The limited amount of original prints the producers made were distributed around the country, both to cinemas and to traveling exhibitors who would project the film onto sheets from the back of a truck in rural areas. Some of these stories remind me of the old US drive-in circuit and stories from David Friedman, as well as some of the tales of how low budget horror is done in India.

From ThaiWorldview, here are the three kinds of open-air cinema:

  • Nang kai ya (หนังขายยา) – promotional shows by traveling herbal-medicine salesmen at temple gatherings. Informally called “movies to sell drugs”.
  • Nang lom pha (หนังล้อมผ้า) – shown in conjunction with a big feast. Dinner and a movie!
  • Nang klang plaeng (หนังกลางแปลง) – special event open-air shows, usually free due to a sponsor and timed with events such as funerals.

The studio system in Thailand at the time consisted of pumping out hundreds of films a year, as there was no TV to take up the entertainment slack. Movie stars such as Mitr and Petchara Chaowarat would film dozens of films simultaneously, sometimes moving non-stop from set to set working all day and getting no sleep. These were called klang plang films, and the half-dozen big stars like Mitr couldn’t even change their hairstyles, because it would affect multiple films. Some companies would combine parts of worn out prints with the same stars into new films, and give a new script to the dubbers. And sometimes the dubbers and theaters would do it on their own!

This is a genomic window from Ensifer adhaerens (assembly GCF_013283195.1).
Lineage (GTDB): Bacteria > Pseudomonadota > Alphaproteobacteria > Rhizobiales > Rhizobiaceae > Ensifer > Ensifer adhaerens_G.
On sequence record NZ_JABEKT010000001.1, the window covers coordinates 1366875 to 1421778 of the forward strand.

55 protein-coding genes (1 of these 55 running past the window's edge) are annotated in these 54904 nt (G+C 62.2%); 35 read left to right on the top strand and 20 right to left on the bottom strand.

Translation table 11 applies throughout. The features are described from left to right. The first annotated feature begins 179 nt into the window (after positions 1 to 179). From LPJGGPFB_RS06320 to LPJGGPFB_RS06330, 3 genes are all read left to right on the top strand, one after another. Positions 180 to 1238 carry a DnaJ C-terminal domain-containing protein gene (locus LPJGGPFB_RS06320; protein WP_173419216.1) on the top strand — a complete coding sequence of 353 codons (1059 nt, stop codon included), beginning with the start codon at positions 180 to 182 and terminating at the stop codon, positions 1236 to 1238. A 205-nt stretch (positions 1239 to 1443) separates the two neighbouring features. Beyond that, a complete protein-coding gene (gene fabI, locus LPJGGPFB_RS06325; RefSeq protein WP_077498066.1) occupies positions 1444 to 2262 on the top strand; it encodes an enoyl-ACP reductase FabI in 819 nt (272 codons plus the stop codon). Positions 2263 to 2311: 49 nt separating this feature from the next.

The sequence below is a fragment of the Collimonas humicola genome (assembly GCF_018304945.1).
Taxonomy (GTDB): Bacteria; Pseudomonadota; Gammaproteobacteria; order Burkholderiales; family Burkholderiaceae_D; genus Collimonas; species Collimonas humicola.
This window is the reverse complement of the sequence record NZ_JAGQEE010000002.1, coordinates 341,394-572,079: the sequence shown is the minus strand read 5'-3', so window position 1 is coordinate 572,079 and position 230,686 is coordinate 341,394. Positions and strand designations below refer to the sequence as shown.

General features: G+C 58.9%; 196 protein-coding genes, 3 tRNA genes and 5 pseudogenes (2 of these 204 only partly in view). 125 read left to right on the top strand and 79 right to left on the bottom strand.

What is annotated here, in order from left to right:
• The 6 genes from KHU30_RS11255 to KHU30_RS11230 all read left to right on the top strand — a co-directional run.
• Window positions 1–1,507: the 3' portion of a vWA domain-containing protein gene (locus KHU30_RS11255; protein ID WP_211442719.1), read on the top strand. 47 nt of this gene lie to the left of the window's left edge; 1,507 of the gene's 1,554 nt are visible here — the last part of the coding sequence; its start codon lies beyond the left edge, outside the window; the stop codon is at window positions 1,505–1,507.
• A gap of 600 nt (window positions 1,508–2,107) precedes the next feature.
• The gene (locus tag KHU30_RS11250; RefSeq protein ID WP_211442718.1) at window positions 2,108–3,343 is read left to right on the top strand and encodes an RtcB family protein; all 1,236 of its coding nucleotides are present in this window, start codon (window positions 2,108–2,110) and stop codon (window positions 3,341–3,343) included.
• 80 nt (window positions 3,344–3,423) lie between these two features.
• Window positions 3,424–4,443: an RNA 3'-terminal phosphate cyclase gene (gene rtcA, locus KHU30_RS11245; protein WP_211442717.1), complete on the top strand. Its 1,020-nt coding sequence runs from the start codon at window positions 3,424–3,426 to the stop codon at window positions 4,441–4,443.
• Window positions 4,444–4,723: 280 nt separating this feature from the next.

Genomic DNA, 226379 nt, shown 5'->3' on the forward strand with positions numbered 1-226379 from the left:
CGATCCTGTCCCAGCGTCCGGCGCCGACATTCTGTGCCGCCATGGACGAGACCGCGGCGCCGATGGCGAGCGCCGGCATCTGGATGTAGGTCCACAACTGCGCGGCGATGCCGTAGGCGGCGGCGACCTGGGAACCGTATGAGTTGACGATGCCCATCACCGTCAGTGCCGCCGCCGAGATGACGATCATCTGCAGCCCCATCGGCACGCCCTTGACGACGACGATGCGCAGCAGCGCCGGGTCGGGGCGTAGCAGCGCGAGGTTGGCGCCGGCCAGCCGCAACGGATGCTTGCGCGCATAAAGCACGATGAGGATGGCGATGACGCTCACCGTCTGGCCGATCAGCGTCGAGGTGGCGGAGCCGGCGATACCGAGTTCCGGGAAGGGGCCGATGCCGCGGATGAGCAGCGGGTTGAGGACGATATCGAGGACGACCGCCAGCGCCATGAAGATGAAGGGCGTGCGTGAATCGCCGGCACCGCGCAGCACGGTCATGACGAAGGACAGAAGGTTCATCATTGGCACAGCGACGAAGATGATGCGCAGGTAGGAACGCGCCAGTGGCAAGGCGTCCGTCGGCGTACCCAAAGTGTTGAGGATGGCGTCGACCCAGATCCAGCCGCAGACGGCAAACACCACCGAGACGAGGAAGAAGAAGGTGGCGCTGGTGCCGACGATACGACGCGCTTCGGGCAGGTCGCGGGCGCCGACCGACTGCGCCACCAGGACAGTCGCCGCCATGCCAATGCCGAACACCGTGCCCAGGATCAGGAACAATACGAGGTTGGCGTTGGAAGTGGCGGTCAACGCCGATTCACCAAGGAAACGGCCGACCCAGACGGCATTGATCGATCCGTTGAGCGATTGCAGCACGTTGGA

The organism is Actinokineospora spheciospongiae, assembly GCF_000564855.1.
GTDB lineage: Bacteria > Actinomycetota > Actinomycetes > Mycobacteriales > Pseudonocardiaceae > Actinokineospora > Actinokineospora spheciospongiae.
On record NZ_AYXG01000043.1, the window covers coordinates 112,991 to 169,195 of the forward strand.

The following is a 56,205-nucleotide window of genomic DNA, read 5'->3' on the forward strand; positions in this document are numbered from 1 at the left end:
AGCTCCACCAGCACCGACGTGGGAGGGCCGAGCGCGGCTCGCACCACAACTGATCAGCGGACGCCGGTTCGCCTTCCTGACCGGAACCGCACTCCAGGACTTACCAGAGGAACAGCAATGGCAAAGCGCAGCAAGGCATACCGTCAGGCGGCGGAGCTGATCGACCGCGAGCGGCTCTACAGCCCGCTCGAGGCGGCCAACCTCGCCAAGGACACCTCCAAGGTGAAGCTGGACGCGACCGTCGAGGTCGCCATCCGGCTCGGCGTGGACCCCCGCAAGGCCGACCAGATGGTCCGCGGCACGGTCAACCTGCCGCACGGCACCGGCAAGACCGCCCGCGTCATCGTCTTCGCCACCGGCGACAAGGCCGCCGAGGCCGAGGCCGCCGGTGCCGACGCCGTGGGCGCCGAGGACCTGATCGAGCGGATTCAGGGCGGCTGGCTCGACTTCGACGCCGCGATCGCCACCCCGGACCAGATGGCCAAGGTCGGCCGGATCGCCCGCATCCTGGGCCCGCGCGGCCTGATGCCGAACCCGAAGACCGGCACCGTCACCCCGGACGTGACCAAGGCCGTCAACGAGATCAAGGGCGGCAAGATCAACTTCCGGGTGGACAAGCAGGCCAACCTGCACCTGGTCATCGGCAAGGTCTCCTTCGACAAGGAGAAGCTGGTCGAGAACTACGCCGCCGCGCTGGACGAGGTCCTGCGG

Mitr Chaibancha appeared in 1/3 to 1/2 of the movies made each year between 1958-1970. Exact numbers are not known due to scattered record keeping from the frantic pace of filming. Mitr and Petchara Chaowarat were the leading couple during the 1960s. Their luk thung musical Monrak luk thung played in cinemas for six months. Nang rim maung (หนังริมเมือง) is a term referring to films that make more money in the suburban areas than the urban cities. Many modern Thais look down on these old films, derisively calling them nam nao (น้ำเน่า) – stinky water. This term even applies to the cheap action films from the 1970s and 1980s. The films from this era did inspire director Wisit Sasanatieng to make Tears of the Black Tiger, and we all know he then went on to direct the disappointing reboot of Insee Daeng (more on that in the Insee Daeng 2010 review!)